Who would paint a bottle why not recycle it and go for a art contest or paint something and sell it or put it in your shop and bellow it put a sign saying put a tip if you like the painting makes more sence


Yes, I think it does grammatically make sense! It depends on the context. It perhaps means: "We usually colour the bottle each winter" or "Colouring the bottle is our job and we do it everyday." Why not? As a matter of facts, grammatical sentences are always very strange. But I agree that the continuous present, in this case, is much more current and should be a true answer as well, in case we are colouring the bottle only at this moment. And "We have been colouring the bottle" (for three hours) also would be another correct answer.


I'm afraid you're wrong...in the entire history of the English language "We colour" has never been uttered....or written. "we add colour"..."We paint" or perhaps "We colour in".


According to this dictionary: http://www.oxforddictionaries.com/definition/english/colour, to colour something is to change its colour by painting, dyeing, or shading it. To illustrate this use of the word it supplies the sentence "he coloured her hair with a selection of blonde and brown shades".
See: http://www.macmillandictionary.com/dictionary/british/colour_35 for more examples.

This suggests that "we colour the bottle", even if it's not likely to be spoken or written very often, is a valid sentence.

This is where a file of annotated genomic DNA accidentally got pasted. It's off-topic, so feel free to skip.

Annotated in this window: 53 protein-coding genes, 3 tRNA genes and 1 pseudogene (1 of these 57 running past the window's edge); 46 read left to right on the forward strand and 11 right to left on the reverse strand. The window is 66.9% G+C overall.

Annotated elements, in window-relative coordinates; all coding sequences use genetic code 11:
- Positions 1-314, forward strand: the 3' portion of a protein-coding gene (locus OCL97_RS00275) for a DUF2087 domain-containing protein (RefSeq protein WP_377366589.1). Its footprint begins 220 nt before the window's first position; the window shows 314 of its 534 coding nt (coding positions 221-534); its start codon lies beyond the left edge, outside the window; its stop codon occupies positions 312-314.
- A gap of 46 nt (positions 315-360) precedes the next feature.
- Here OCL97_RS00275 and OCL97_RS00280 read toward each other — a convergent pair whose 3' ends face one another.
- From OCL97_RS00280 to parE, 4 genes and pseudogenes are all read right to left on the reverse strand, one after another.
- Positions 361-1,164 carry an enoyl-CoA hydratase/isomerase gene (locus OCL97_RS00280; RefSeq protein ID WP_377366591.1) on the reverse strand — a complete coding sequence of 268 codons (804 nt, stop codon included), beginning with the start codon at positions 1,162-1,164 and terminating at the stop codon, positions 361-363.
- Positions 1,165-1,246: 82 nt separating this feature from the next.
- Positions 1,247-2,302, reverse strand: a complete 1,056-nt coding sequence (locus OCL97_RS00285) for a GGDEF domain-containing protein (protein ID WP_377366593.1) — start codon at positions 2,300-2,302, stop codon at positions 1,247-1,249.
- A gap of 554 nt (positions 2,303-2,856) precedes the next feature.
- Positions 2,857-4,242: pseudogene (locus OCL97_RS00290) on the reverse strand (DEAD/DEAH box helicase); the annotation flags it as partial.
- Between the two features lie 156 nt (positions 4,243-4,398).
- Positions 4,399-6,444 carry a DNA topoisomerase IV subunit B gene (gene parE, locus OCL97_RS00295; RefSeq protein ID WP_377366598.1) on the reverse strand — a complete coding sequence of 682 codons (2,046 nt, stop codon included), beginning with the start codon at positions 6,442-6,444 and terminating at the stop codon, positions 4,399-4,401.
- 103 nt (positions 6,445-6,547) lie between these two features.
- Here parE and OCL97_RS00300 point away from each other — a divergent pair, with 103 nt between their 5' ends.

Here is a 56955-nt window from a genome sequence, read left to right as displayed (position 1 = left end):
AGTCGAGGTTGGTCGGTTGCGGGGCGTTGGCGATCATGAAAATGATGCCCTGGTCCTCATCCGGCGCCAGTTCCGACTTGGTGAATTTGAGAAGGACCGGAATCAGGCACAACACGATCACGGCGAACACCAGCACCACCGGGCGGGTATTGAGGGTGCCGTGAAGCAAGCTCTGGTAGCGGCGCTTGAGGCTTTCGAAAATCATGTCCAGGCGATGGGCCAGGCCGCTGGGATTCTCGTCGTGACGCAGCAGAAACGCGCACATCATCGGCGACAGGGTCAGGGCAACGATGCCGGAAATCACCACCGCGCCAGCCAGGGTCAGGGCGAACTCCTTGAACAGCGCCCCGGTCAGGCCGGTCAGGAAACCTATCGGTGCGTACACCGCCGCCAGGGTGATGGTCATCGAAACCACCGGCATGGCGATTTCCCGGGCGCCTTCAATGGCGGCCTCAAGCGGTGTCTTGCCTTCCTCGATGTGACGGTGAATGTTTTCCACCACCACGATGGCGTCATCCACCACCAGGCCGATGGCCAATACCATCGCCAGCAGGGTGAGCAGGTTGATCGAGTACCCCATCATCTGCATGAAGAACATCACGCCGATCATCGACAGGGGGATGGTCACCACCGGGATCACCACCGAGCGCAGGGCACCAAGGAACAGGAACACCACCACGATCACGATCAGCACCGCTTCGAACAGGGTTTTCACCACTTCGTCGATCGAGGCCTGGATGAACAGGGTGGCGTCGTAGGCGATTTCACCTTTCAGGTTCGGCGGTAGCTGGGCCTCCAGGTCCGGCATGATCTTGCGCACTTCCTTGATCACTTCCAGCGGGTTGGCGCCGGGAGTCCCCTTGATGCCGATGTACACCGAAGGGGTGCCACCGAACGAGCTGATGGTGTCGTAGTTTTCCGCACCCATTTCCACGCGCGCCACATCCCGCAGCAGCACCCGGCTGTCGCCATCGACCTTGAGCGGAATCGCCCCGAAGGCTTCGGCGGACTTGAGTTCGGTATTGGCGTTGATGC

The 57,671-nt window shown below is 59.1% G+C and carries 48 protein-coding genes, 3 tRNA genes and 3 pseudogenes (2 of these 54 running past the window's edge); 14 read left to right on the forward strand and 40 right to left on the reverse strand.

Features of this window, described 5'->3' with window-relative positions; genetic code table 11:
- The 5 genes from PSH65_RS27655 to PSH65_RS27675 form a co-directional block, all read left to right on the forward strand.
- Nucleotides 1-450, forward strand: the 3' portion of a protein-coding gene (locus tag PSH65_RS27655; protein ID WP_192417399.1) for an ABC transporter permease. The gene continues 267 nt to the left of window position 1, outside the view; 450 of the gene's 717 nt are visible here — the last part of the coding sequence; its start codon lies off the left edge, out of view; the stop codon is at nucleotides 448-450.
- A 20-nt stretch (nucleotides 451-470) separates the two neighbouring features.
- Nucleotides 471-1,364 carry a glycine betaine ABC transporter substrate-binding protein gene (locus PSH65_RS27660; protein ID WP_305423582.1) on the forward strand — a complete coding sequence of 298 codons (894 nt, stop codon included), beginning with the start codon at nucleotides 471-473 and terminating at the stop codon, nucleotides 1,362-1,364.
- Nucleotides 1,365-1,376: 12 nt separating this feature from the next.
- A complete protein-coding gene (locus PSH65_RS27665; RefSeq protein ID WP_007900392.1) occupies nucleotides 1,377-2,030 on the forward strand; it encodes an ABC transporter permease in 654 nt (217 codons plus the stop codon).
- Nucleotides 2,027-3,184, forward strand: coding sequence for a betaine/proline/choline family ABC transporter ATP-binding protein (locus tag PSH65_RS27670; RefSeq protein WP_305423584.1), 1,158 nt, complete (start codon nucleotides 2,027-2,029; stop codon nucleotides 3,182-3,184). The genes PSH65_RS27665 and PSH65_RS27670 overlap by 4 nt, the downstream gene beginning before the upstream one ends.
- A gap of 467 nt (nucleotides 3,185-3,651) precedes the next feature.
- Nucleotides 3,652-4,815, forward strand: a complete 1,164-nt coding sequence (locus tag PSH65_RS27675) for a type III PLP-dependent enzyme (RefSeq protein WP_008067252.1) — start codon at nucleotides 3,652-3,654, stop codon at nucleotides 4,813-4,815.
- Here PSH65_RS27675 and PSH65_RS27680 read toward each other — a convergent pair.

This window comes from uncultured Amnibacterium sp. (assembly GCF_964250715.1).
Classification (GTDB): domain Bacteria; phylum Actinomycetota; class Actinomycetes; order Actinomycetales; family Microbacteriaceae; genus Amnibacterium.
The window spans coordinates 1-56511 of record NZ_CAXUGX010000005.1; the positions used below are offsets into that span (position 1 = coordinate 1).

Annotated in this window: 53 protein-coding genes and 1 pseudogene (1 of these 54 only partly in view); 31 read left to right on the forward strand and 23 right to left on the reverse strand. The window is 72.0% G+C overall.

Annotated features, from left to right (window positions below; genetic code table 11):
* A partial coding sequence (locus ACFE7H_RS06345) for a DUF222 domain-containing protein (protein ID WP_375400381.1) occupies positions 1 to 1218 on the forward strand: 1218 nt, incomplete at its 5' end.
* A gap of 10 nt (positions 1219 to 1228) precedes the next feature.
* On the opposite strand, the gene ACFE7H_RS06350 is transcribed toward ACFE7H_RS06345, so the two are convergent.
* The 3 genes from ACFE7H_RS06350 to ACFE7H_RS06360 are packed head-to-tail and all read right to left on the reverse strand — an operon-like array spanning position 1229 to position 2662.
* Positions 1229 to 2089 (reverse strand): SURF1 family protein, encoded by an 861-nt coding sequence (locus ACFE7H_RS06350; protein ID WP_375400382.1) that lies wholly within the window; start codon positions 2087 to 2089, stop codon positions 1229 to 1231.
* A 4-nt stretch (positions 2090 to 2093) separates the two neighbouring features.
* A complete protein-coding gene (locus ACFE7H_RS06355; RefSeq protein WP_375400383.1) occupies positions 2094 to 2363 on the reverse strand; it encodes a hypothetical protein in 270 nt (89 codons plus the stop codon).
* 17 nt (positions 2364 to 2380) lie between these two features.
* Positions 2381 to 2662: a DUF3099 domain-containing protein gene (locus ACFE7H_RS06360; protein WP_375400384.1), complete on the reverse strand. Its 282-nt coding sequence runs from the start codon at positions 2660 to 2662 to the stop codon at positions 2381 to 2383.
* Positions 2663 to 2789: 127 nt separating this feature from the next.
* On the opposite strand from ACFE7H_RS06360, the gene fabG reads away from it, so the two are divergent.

I think in American English, it's a pretty common expression.


It is common to tell children with crayons not to color outside the lines (of a coloring book).


this is an issue in english. in english you use different verbs for changing the color of something according to the medium. If it is crayons or colored pencils go ahead, use "color". If you are using dye on your hair, color works, but dye or tint would be better. If you are using paint to do it, the verb that goes with the process is "paint" you paint rooms, paintings, houses, etc. If the guy decorating the bottle is using paint, he is definitely painting the bottle. If he is at the place that makes the glass that the bottle is made of by adding ingredients to the formula for the glass he is coloring the glass.


I feel like it's going a little to far to say it's never been uttered. It's not something that would be used very frequently, but I can imagine a handful of situations in which someone might say "we color" and it makes perfect sense... A child explaining typical classroom activities, perhaps ("In my class, we color a lot." i.e. in coloring books) Or someone talking about Easter traditions ("For Easter, we always color eggs.") That's just two examples off the top of my head. Duo's sentence about the bottle is weird out of context but not exactly wrong, in either language I guess.


"We colour IN"...."We paint eggs"

"We colour" is technically ok....but it's just not a phrase that's used.

"we colour your opinion" being the only example I can ever remember hearing.


Given that I have heard and seen "we colour" in my short fifteen years of life numerous times, I think you're a little bit off the mark with your assertion that it's never used.


I still disagree, but maybe it's a regional difference.


No, it makes no sense at all. You cannot "colour" something. "Colour" is not a verb in English. You can "colour in", something children do with "colouring in books" but you cannot "colour the bottle".


Lol. Color is definately a verb as well as a noun. "The children color the coloring book." What are they doing? They are coloring. Hence, it is a verb.